While there were some groan-worthy moments and several disappointments in the plot, the finale had its amazing moments. And to be perfectly frank, the first season of Star Trek: the Next Generation didn’t hang together half as well as this show has. It’s easy to look back on the old series with rose-colored glasses and only remember the episodes and arcs that we liked and forget the many (or so many) missteps.
Anyway, the rest of this is going to be all spoilers, all the time, so if you don’t want to be spoiled, don’t read on.
If you click through, you’re crossing into the former Neutral Zone without backup!
I regularly worked from home at least two days a week for quite some time before then, so I didn’t expect it would be much of an adjustment3. And I’m an introvert, who while I like spending time with my friends, need to spend quite a bit of time alone in order to not be mega-cranky.
My husband, in the meantime, was still having to go into work five days a week4, which of course had me fretting. I’ve been fretting about all my friends and loved ones throughout this mess. Earlier this week, he and most of his co-workers were furloughed, so he’s going to be home with me all the time for the foreseeable future. Which means slightly less fretting, right? Of course it also means we need to figure out some new routines.
On the one hand, it helps that he’s also an introvert, and we already have a habit of spending most of our time at home ignoring each other. He usually sits at his computer and I sit at mine. If I’m watching TV he’s usually playing games on his computer, or designing 3D figures to print on his 3D printer, or sitting at the table painting said figures. So we’ve got that part sorted, for now.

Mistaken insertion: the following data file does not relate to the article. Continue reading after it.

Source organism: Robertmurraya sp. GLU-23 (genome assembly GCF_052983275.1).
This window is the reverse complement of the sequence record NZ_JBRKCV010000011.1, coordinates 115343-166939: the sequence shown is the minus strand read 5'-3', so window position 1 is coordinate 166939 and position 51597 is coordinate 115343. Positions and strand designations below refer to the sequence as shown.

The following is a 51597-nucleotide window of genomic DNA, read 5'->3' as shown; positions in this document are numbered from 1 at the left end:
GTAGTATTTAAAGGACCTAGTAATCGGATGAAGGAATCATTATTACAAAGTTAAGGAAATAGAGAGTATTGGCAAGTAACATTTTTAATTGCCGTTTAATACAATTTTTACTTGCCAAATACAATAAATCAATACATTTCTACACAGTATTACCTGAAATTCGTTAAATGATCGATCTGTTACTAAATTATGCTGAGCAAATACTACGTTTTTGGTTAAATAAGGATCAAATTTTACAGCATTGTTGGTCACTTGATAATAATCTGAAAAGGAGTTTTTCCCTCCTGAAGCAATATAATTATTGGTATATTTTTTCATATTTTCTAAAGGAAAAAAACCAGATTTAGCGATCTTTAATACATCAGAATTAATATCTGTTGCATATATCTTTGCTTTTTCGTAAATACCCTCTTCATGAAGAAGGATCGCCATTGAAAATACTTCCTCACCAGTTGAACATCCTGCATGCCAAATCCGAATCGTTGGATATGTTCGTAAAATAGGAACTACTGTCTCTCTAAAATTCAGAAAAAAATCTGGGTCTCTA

But worrying about everyone else does wear on you. And even though I have been a news junkie5 since I was a kid, I’ve noticed that I’m starting to avoid some of my usual news sources during my daily reading. But even though I’m trying to avoid some of those external sources of anxiety, stuff still comes across my stream that just demands a comment.
For instance, White nationalist planned to bomb a Missouri hospital as revolt against coronavirus lockdowns. Seriously? Geeze. If you don’t want to click through, the guy was under surveillance by the FBI for some time because he was active on some of the same neo-Nazi message boards as several other people arrested over the last few months for similar plans. He had been in communication with someone he thought was building a bomb that could be installed in his car, and he showed up to pick up the bomb, not realizing it was an FBI sting. He resisted arrest, and got shot and killed in the process.
Bombing a hospital? Really?
I really don’t understand some people.
Meanwhile, there is a slightly positive development in another news story about an angry white nationalist: Christchurch shootings: Brenton Tarrant pleads guilty to 51 murders – A man accused of deadly attacks on mosques in the New Zealand city of Christchurch a year ago has pleaded guilty to 51 charges of murder. At least the families of the victims won’t have to watch a long jury trial uncertain of the outcome.
Speaking of angry white men who may finally be held accountable for some bad stuff they’ve done: Alex Jones Loses Sandy Hook Court Appeal, Must Now Pay Nearly $150,000 In Legal Fees. I hope he keeps losing lawsuits from the families of those murdered children until he’s homeless8.